COLUMBIA, Mo. - Authorities in at least five Missouri cities have now gotten reports of suspicious phone purchases at Wal-Mart stores.
ABC 17 News reached out to law enforcement in Ava, Missouri and has confirmed through a news release that last Saturday a man purchased a large amount of cell phones from a Walmart there.
Police said they reached out to Walmart employees at the Lebanon and confirmed the same man had also purchased about 60 cell phone at that Walmart earlier that day.
They released the man after they found they had no legal reason to detain him.
The latest report is in addition to four other reports of similar incidents in Columbia, Jefferson City, Macon and Lebanon. Authorities in all five cities said they had contacted FBI agents. However, The FBI only confirmed it is investigating three of those reports.
On Thursday, a television station in Cape Girardeau reported that the FBI was investigating more suspicious phone purchases in Cape Girardeau and Jackson. ABC 17 News reached out to the police departments in both cities to confirm these reports and has not heard back.
ABC 17 News confirmed Thursday someone tried to buy a suspicious number of phones at Wal-Mart East in Jefferson City over the weekend as well.
ABc 17 News reported Wednesday that 100 prepaid cell phones were also purchased at two Missouri Walmarts over the weekend, and employees reported the incidents to authorities.
The Columbia Police Department was notified on Monday of a suspicious purchase at the Walmart on Conley Road. According to the police report, several men bought multiple phones around 9:30 Friday night.
ABC 17 New talked to a witness who didn't want to be identified said the men paid with cash.
"Right then and there I knew there was not something adding up about this. It's not right, it doesn't make any sense," he said. "Who's going to order 50 phones for Christmas? Who does that?"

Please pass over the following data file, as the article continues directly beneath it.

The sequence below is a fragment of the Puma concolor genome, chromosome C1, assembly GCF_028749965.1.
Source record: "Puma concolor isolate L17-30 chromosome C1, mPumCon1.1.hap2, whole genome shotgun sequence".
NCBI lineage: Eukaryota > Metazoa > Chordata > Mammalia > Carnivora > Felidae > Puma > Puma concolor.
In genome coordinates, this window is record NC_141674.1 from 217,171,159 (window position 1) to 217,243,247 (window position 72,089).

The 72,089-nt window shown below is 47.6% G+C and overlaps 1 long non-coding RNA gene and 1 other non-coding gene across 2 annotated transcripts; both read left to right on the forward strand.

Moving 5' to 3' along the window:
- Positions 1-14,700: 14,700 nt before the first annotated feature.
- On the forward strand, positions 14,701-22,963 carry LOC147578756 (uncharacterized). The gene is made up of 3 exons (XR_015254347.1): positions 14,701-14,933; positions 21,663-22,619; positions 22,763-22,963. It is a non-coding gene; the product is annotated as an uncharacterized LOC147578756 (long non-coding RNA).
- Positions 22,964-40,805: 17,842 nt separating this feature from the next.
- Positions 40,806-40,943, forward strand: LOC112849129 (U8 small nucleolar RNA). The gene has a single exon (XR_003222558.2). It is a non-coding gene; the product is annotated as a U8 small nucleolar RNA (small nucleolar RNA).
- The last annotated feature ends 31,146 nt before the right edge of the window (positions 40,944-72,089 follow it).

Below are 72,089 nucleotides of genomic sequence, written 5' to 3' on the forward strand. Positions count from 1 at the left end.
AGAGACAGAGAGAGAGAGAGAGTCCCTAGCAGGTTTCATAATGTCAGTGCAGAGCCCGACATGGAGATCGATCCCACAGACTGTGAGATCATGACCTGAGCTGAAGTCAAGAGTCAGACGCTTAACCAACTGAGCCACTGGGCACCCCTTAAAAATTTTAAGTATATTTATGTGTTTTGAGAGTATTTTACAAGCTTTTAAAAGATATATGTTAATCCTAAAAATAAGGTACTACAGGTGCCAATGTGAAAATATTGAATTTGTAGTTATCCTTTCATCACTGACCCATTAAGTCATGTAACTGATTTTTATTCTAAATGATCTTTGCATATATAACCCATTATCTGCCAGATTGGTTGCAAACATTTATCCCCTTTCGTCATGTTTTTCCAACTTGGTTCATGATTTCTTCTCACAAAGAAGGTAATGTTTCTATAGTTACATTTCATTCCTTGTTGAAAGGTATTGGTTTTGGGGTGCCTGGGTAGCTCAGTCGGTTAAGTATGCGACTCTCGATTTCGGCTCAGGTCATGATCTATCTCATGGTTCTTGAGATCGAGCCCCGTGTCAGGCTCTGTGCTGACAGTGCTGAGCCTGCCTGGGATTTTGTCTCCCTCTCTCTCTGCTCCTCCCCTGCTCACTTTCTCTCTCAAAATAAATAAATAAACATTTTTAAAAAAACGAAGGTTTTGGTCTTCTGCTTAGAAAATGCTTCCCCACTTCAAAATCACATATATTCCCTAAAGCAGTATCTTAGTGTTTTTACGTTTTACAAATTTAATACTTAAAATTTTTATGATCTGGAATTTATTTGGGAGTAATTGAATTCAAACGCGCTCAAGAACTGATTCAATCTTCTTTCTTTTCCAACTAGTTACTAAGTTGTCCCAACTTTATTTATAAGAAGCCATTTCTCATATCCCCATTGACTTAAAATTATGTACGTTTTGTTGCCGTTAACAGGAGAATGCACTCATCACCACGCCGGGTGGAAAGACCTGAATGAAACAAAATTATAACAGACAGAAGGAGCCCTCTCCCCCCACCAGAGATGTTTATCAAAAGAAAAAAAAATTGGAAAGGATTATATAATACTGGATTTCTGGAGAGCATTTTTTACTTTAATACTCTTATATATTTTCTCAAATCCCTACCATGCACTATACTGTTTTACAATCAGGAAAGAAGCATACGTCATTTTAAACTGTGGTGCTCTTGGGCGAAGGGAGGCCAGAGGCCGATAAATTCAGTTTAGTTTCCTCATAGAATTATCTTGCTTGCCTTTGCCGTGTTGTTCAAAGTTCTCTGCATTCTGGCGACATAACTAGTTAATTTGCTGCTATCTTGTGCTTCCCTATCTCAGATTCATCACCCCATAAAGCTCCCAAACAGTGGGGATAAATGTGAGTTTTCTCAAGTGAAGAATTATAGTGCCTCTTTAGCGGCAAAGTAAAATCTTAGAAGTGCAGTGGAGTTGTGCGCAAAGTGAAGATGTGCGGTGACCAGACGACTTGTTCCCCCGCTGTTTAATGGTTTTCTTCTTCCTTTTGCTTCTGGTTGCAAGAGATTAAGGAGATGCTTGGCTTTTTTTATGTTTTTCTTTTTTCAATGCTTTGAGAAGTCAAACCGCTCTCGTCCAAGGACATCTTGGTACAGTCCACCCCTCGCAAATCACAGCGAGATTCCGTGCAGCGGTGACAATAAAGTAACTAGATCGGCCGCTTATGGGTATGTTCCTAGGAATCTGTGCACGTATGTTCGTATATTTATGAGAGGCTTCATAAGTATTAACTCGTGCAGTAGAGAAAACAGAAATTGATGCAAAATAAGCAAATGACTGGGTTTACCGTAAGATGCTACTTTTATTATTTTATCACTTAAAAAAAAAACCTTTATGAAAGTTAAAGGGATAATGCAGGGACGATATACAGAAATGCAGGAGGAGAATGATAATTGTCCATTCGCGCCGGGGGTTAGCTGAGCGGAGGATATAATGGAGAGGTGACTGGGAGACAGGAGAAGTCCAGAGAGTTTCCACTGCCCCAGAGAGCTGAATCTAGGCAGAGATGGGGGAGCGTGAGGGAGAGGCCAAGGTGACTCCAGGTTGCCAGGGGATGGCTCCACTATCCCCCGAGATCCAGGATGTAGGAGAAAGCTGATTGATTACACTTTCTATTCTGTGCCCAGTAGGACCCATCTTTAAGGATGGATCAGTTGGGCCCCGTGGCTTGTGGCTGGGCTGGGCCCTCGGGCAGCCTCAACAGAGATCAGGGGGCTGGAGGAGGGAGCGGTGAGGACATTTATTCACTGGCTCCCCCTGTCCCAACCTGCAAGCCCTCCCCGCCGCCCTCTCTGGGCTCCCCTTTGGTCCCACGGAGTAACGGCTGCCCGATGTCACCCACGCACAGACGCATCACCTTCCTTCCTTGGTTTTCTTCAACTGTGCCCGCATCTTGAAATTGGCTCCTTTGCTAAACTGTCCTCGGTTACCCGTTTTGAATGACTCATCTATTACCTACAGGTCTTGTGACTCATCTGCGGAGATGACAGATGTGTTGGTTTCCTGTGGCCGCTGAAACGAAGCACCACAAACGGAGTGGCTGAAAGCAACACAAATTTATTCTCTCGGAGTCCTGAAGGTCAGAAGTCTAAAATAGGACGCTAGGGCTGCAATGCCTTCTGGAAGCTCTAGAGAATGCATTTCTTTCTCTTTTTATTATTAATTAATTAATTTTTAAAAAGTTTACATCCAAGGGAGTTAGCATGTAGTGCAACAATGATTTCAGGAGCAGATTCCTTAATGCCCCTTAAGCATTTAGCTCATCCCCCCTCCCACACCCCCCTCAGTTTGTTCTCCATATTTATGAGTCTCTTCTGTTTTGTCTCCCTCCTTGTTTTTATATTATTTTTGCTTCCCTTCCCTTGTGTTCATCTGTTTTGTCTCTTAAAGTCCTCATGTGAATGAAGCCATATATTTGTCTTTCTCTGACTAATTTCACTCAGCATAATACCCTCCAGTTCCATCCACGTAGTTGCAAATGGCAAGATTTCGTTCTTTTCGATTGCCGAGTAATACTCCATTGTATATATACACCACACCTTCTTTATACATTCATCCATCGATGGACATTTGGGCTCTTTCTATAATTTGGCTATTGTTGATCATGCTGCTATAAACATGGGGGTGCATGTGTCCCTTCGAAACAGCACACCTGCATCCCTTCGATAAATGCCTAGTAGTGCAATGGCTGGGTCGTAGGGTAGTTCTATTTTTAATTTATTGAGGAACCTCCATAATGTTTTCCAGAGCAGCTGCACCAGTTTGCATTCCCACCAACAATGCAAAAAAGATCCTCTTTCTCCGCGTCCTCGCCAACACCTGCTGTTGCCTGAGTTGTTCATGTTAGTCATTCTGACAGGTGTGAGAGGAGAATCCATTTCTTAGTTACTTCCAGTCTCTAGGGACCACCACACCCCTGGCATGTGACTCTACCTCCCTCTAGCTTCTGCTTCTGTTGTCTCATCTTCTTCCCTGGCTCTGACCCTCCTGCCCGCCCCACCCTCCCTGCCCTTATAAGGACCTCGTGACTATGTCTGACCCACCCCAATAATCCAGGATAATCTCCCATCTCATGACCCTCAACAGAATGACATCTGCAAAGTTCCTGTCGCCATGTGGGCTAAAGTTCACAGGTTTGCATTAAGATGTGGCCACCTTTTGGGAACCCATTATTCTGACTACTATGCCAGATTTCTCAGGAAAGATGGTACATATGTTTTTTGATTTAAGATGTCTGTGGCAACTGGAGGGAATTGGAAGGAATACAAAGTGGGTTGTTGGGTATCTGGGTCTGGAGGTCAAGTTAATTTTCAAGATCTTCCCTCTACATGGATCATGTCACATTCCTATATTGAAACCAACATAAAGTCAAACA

"I think on the surface that is suspicious," said Paul Fennewald, the former Missouri Homeland Security Coordinator. "If I had seen the same thing, I probably would have called somebody also."
A similar situation also happened hours later at a Walmart in Lebanon, Mo. Police said two men bought about 60 phones. They were taken into custody, but later released because police said they had no legal reason to detain them.
Macon police and the sheriff's department also said they are investigating a "recent suspicious purchase of multiple cell phones" at their local Wal-Mart.
Fennewald said the prepaid phones are used as a way for criminals to communicate without law enforcement tracking them. He said in many past terrorist attacks cell phones have been used to trigger an explosive device.
The man who saw the phones being purchased in Columbia said he instantly thought the men were up to no good.
"That's the first thing that ran through my mind that something bad could happen," he said. "You know, they could be using these phones for terrorist acts."
Fennewald said the Walmart employees did the right thing by reporting the odd purchase to police. He said everybody should do the same when they see something suspicious.
"If we're going to prevent that next terrorist attack, especially the next terrorist attack in Columbia, Missouri, or Boone County, it's not going to be the FBI, it's not going to be law enforcement, it's going to be the viewers of this broadcast that are probably going to be the key to preventing."
ABC 17 News reached out to Walmart Corporate for comment on the incidents in Missouri.
"Because this is an ongoing investigation, I'd refer you to law enforcement for any information for your story," Betsy Harden, a Walmart spokeswoman, said in an email.